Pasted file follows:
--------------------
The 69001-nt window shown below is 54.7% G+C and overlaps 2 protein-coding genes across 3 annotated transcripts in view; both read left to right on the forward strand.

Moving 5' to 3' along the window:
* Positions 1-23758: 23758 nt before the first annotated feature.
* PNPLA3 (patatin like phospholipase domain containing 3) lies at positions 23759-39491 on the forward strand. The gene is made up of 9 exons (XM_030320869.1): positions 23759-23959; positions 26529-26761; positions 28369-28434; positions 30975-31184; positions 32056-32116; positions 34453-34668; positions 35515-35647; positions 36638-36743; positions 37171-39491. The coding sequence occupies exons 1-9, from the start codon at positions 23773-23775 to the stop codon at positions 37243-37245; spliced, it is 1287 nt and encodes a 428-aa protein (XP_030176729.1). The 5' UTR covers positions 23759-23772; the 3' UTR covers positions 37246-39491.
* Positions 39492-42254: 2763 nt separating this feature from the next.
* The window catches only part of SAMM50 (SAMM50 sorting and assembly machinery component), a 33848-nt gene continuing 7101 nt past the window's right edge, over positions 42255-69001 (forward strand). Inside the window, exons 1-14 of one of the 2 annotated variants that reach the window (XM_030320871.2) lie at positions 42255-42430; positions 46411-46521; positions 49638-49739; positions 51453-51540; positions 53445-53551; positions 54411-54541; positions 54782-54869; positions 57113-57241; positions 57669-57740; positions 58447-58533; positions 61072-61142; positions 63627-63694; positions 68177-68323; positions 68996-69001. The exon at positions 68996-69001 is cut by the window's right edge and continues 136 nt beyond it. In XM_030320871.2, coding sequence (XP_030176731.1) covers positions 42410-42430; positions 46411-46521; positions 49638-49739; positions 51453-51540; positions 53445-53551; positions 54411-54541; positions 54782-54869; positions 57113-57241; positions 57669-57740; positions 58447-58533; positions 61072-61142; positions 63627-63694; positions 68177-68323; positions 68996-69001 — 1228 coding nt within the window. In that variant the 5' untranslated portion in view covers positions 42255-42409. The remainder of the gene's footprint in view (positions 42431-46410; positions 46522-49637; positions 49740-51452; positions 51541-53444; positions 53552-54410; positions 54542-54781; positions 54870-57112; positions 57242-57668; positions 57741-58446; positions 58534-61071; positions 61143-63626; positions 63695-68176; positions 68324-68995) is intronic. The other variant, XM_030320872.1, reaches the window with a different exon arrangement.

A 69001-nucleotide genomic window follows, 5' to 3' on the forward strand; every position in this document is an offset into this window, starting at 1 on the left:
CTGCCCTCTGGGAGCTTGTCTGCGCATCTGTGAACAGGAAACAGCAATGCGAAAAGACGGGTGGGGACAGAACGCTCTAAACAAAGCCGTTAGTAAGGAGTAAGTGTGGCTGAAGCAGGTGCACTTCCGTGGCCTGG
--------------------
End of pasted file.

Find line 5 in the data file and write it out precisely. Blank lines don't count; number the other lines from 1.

* Positions 39492-42254: 2763 nt separating this feature from the next.